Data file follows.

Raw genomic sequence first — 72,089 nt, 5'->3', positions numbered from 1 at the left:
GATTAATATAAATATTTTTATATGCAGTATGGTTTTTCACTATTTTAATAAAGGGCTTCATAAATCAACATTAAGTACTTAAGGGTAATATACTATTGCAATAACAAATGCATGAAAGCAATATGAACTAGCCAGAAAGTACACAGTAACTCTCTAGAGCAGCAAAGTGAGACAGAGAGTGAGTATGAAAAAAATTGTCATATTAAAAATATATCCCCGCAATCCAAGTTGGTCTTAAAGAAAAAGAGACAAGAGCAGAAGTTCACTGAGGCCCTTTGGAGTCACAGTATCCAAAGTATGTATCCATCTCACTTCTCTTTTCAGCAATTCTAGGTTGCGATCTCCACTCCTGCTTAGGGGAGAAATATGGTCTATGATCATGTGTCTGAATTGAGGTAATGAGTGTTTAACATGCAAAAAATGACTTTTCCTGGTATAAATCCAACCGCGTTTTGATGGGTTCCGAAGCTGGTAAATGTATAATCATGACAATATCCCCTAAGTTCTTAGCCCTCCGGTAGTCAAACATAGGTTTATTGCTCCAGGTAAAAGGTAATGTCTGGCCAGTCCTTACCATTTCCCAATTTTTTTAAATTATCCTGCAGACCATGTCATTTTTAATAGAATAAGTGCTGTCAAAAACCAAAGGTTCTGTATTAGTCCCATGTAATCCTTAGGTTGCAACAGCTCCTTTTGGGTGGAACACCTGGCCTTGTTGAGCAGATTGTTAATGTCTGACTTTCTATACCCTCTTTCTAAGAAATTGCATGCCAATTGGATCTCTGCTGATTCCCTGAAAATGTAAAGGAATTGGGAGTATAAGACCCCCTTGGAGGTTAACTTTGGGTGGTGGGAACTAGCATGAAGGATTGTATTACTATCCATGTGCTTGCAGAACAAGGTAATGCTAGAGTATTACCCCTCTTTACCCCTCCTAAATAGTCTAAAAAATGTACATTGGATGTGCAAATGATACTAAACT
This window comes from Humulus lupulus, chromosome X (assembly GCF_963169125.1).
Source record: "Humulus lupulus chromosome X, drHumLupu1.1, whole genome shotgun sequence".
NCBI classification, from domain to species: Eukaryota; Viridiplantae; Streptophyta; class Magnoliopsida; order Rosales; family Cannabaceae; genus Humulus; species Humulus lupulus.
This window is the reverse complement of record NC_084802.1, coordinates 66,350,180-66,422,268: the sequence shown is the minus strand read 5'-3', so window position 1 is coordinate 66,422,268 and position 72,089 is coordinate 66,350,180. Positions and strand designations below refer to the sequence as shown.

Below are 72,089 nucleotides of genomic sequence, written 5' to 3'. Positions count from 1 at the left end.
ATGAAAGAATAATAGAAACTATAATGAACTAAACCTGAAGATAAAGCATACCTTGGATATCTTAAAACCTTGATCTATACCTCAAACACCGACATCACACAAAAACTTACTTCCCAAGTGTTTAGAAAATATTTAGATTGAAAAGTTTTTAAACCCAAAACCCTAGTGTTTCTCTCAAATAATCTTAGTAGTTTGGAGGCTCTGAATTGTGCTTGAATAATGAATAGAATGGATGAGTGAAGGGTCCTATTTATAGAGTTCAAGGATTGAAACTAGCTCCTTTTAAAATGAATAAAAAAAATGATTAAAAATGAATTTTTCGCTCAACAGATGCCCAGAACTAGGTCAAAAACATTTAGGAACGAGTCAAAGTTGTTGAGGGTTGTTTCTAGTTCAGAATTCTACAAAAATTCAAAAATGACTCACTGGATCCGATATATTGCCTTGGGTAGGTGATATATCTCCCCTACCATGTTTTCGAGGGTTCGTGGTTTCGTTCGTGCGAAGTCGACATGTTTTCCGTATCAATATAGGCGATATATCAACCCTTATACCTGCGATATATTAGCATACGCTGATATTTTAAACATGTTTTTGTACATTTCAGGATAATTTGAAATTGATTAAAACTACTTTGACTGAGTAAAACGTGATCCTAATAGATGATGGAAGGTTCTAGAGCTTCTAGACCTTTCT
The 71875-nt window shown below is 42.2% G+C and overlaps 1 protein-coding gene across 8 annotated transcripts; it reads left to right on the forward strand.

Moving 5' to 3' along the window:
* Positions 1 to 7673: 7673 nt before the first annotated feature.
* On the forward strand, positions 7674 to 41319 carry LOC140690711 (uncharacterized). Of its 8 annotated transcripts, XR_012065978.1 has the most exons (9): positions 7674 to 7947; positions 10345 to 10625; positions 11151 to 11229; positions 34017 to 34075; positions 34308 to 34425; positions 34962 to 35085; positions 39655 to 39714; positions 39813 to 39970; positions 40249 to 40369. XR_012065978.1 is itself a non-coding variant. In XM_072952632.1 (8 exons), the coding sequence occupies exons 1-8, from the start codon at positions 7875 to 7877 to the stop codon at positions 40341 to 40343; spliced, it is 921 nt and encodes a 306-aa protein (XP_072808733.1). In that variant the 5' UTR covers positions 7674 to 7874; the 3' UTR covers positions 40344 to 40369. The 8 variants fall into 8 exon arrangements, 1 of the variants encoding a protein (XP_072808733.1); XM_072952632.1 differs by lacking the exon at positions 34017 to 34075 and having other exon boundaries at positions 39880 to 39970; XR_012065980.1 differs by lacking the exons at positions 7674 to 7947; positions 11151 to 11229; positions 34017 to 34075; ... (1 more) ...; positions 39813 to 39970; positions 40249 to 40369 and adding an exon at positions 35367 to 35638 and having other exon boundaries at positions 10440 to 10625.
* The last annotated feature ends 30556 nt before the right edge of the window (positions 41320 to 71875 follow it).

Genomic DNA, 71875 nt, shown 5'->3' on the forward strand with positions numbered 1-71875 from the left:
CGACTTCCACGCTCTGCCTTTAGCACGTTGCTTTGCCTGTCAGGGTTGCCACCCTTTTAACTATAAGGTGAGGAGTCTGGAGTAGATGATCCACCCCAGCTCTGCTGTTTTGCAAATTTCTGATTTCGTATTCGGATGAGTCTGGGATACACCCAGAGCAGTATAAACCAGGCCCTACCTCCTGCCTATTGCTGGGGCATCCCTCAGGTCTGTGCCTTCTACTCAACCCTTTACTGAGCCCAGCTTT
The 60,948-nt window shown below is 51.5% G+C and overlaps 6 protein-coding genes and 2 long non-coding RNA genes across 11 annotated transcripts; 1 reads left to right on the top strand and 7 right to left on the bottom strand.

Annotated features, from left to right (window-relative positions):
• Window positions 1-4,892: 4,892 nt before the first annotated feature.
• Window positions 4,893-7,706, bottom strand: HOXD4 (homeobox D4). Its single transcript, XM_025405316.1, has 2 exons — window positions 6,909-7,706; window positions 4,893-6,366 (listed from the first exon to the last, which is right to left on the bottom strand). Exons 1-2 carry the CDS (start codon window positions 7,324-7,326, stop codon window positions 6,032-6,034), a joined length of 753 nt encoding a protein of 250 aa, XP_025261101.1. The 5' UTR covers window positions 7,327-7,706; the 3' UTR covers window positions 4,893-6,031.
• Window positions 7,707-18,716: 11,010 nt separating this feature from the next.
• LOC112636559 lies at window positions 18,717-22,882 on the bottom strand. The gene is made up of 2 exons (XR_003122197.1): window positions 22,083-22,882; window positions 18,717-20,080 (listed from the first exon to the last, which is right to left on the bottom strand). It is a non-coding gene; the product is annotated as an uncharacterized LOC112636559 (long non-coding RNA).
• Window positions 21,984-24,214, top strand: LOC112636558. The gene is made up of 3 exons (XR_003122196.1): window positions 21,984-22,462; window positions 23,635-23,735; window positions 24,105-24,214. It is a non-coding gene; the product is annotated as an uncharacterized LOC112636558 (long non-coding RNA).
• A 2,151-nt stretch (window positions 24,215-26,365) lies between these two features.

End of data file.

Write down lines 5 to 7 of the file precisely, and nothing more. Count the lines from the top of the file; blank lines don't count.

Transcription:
NCBI classification, from domain to species: Eukaryota; Viridiplantae; Streptophyta; class Magnoliopsida; order Rosales; family Cannabaceae; genus Humulus; species Humulus lupulus.
This window is the reverse complement of record NC_084802.1, coordinates 66,350,180-66,422,268: the sequence shown is the minus strand read 5'-3', so window position 1 is coordinate 66,422,268 and position 72,089 is coordinate 66,350,180. Positions and strand designations below refer to the sequence as shown.

Below are 72,089 nucleotides of genomic sequence, written 5' to 3'. Positions count from 1 at the left end.